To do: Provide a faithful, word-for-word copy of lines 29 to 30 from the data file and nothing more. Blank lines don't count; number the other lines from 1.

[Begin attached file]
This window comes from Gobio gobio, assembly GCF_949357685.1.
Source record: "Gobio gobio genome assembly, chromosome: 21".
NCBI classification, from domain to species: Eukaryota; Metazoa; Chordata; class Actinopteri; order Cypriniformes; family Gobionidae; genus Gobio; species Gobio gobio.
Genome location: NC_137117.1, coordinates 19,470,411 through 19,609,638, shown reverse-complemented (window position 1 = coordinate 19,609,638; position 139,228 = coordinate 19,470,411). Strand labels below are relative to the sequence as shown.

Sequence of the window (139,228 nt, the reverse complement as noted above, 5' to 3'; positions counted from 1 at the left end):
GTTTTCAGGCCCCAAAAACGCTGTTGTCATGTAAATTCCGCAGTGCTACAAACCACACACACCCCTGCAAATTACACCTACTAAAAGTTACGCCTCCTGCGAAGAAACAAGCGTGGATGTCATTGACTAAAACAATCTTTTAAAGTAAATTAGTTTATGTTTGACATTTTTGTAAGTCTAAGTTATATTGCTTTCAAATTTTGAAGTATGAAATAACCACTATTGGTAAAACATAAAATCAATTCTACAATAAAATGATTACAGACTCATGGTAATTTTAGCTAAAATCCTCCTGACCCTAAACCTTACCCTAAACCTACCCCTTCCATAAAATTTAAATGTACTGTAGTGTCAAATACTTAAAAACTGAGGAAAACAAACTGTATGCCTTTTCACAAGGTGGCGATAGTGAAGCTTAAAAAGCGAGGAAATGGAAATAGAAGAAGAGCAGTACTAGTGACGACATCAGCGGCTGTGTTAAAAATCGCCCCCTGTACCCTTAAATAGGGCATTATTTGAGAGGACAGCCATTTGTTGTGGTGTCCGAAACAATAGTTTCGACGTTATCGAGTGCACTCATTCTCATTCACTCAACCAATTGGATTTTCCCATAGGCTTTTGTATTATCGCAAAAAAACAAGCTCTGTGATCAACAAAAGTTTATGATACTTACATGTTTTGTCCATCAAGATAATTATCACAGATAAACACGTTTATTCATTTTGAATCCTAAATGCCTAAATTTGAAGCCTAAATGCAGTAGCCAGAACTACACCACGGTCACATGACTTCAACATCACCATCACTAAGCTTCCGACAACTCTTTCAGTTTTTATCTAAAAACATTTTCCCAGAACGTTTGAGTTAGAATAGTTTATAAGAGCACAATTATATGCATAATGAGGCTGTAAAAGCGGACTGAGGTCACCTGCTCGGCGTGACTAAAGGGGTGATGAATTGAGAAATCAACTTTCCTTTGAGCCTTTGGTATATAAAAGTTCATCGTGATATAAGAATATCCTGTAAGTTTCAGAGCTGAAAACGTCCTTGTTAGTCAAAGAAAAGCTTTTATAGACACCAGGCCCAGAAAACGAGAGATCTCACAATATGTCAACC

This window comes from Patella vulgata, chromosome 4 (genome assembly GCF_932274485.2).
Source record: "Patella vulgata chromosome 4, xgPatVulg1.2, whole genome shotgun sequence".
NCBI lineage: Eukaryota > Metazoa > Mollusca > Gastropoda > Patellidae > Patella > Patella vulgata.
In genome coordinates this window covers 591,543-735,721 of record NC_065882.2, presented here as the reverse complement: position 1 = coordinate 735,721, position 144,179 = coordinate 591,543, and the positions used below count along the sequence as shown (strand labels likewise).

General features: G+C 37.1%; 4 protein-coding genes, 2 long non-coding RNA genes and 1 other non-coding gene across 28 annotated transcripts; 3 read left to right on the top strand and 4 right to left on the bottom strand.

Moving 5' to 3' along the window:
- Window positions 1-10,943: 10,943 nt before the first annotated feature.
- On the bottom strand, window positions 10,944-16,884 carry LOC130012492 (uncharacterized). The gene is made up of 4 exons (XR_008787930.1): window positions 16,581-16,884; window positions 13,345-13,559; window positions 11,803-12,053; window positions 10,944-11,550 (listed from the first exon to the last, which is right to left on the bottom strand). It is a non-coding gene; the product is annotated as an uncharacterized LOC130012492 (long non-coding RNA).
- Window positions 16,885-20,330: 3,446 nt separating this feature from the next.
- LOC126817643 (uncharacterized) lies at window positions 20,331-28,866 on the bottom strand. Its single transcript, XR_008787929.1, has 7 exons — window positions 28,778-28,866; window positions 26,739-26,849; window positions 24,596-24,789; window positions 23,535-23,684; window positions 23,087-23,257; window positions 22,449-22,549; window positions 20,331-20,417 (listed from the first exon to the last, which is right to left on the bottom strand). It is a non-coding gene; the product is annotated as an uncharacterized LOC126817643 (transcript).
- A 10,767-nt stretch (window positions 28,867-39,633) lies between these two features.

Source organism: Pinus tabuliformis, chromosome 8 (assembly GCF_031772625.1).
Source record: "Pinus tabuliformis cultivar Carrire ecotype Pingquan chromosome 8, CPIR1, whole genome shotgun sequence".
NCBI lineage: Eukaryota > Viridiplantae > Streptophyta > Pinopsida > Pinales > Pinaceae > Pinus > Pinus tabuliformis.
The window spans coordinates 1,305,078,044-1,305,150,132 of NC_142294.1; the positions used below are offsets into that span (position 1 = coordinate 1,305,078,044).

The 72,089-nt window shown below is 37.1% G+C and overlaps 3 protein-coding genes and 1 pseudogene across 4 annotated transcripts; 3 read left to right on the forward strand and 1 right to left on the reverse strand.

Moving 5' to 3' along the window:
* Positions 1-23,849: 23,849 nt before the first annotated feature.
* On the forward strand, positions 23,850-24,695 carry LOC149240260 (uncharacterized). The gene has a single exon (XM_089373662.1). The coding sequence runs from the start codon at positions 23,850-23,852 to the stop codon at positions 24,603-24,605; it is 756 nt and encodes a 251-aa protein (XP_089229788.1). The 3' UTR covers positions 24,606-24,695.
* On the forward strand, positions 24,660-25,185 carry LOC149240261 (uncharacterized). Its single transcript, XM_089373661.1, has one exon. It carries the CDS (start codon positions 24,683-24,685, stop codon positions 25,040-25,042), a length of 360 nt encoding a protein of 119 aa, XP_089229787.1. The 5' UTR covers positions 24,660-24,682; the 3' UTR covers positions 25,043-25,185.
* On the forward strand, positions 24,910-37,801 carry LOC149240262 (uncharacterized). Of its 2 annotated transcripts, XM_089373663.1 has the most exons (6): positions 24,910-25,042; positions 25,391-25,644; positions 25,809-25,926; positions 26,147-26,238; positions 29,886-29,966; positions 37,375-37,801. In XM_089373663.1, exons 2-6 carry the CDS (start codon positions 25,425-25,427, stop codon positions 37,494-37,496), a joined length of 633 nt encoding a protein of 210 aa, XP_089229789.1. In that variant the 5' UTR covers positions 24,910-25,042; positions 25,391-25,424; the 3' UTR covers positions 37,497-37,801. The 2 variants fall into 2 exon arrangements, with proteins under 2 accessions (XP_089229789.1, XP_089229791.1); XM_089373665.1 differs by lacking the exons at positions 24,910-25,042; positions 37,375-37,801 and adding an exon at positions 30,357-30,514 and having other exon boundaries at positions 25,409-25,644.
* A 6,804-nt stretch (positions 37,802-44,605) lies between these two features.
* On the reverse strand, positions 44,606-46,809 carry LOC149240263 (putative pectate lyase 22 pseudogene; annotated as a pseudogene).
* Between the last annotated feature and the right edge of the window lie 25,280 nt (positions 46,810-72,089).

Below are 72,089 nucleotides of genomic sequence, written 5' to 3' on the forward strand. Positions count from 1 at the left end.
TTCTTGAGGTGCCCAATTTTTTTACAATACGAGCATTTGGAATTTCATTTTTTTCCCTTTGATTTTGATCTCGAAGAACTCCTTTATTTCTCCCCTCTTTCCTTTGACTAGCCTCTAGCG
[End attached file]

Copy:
* On the reverse strand, positions 44,606-46,809 carry LOC149240263 (putative pectate lyase 22 pseudogene; annotated as a pseudogene).
* Between the last annotated feature and the right edge of the window lie 25,280 nt (positions 46,810-72,089).